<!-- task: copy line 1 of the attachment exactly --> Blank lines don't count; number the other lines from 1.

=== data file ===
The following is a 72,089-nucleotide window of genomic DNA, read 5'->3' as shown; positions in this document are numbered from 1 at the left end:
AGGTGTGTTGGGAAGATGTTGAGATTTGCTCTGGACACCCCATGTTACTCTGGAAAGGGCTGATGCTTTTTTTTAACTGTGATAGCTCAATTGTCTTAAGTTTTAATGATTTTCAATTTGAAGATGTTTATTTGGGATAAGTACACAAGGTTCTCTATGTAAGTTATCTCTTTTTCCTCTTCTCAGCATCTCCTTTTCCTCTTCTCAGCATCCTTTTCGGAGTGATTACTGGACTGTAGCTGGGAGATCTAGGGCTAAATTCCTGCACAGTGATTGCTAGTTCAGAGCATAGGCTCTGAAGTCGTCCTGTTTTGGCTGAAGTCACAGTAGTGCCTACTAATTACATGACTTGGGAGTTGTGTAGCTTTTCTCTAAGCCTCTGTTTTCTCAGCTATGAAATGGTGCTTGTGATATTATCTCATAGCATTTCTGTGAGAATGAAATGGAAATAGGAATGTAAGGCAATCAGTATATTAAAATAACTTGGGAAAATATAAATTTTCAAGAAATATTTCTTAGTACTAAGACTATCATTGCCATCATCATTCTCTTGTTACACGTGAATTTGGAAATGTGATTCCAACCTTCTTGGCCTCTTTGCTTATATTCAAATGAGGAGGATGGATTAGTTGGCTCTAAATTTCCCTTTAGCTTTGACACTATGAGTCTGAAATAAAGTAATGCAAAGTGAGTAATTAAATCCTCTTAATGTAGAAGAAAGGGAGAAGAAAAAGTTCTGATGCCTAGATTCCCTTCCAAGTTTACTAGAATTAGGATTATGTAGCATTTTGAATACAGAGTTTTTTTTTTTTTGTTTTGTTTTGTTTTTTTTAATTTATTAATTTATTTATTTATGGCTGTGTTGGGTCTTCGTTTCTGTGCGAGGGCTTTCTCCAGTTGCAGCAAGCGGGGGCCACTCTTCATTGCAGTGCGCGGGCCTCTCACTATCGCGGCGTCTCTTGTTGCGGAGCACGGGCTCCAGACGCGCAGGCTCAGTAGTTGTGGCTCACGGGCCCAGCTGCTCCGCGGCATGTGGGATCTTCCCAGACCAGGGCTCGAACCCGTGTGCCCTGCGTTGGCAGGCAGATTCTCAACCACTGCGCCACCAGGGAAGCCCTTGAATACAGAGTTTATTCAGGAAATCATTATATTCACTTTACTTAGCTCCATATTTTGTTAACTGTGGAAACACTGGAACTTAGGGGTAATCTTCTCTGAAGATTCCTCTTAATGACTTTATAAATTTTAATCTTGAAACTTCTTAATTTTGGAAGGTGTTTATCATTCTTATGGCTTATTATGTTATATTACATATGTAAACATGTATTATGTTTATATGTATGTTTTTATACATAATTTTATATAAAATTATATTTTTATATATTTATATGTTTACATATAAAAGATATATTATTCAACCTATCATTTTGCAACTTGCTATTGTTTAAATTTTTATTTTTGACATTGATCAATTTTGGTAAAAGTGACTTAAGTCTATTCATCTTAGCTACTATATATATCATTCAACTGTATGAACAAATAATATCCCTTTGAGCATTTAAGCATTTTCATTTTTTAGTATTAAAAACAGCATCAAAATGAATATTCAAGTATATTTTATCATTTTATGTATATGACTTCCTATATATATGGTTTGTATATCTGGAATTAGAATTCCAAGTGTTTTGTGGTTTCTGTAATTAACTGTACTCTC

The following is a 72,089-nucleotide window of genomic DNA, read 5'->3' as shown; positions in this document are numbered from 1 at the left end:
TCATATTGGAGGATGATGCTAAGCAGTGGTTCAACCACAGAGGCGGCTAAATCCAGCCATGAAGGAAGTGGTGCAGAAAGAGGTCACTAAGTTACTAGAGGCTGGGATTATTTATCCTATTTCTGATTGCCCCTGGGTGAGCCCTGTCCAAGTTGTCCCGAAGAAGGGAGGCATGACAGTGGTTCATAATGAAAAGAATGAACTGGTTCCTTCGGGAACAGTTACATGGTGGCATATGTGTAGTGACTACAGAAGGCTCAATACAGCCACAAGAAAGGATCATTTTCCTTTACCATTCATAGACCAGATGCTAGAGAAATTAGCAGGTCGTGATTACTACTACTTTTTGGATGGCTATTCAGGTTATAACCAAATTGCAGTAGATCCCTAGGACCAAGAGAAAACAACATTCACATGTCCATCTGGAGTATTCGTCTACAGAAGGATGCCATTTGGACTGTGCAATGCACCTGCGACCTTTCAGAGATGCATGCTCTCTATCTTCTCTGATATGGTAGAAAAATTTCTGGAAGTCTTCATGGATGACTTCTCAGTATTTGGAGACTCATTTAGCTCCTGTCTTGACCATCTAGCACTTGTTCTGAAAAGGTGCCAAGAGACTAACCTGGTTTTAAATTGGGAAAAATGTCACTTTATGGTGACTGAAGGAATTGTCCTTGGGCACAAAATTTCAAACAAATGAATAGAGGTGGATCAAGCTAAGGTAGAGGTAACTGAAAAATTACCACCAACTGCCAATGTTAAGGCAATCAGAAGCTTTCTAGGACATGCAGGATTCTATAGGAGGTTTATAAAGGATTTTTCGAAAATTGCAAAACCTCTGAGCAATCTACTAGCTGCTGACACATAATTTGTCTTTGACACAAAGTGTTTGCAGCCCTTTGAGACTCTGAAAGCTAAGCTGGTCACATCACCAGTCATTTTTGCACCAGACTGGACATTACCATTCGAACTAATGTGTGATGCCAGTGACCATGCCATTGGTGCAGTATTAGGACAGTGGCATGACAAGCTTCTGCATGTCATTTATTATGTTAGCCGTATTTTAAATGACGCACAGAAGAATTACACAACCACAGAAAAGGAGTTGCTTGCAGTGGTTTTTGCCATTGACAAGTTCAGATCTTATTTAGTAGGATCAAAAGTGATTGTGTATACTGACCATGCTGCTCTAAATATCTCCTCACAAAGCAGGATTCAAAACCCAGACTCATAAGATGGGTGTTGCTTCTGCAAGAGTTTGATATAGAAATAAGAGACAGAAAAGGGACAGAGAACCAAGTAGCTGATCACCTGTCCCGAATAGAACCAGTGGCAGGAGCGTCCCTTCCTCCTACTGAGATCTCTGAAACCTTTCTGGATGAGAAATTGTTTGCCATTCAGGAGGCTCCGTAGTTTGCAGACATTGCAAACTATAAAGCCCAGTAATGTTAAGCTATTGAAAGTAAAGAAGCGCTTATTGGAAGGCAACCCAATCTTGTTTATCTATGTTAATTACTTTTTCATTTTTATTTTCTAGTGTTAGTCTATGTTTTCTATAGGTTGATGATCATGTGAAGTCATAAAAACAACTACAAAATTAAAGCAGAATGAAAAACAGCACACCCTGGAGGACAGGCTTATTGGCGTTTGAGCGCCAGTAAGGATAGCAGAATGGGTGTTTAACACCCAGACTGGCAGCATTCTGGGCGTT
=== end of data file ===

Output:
The following is a 72,089-nucleotide window of genomic DNA, read 5'->3' as shown; positions in this document are numbered from 1 at the left end: